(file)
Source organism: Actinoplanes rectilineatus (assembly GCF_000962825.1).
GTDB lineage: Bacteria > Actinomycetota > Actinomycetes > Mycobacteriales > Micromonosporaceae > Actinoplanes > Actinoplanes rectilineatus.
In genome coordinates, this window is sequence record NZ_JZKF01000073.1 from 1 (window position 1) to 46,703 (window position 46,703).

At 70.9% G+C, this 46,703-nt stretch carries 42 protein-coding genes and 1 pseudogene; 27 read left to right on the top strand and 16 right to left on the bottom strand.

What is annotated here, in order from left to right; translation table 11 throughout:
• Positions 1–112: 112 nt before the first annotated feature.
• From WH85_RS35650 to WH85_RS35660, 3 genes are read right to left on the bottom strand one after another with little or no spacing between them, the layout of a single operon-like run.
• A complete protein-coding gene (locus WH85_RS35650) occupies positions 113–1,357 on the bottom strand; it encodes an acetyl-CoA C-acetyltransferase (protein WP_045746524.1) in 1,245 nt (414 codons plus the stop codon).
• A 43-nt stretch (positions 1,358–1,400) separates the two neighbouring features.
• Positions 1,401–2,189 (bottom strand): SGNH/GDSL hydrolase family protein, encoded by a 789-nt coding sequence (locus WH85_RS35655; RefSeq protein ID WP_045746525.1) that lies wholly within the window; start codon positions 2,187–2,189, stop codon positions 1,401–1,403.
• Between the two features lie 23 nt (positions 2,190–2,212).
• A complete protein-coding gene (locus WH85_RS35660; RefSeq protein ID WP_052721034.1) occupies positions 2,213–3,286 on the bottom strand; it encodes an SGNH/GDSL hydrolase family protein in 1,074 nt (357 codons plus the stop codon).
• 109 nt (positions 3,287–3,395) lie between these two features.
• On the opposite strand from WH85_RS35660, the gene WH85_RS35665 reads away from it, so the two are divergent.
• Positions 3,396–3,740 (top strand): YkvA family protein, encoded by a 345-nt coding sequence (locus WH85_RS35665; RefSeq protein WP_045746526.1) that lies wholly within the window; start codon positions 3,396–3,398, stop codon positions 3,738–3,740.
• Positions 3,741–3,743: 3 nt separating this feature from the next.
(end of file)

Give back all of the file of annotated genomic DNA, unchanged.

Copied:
Source organism: Actinoplanes rectilineatus (assembly GCF_000962825.1).
GTDB lineage: Bacteria > Actinomycetota > Actinomycetes > Mycobacteriales > Micromonosporaceae > Actinoplanes > Actinoplanes rectilineatus.
In genome coordinates, this window is sequence record NZ_JZKF01000073.1 from 1 (window position 1) to 46,703 (window position 46,703).

At 70.9% G+C, this 46,703-nt stretch carries 42 protein-coding genes and 1 pseudogene; 27 read left to right on the top strand and 16 right to left on the bottom strand.

What is annotated here, in order from left to right; translation table 11 throughout:
• Positions 1–112: 112 nt before the first annotated feature.
• From WH85_RS35650 to WH85_RS35660, 3 genes are read right to left on the bottom strand one after another with little or no spacing between them, the layout of a single operon-like run.
• A complete protein-coding gene (locus WH85_RS35650) occupies positions 113–1,357 on the bottom strand; it encodes an acetyl-CoA C-acetyltransferase (protein WP_045746524.1) in 1,245 nt (414 codons plus the stop codon).
• A 43-nt stretch (positions 1,358–1,400) separates the two neighbouring features.
• Positions 1,401–2,189 (bottom strand): SGNH/GDSL hydrolase family protein, encoded by a 789-nt coding sequence (locus WH85_RS35655; RefSeq protein ID WP_045746525.1) that lies wholly within the window; start codon positions 2,187–2,189, stop codon positions 1,401–1,403.
• Between the two features lie 23 nt (positions 2,190–2,212).
• A complete protein-coding gene (locus WH85_RS35660; RefSeq protein ID WP_052721034.1) occupies positions 2,213–3,286 on the bottom strand; it encodes an SGNH/GDSL hydrolase family protein in 1,074 nt (357 codons plus the stop codon).
• 109 nt (positions 3,287–3,395) lie between these two features.
• On the opposite strand from WH85_RS35660, the gene WH85_RS35665 reads away from it, so the two are divergent.
• Positions 3,396–3,740 (top strand): YkvA family protein, encoded by a 345-nt coding sequence (locus WH85_RS35665; RefSeq protein WP_045746526.1) that lies wholly within the window; start codon positions 3,396–3,398, stop codon positions 3,738–3,740.
• Positions 3,741–3,743: 3 nt separating this feature from the next.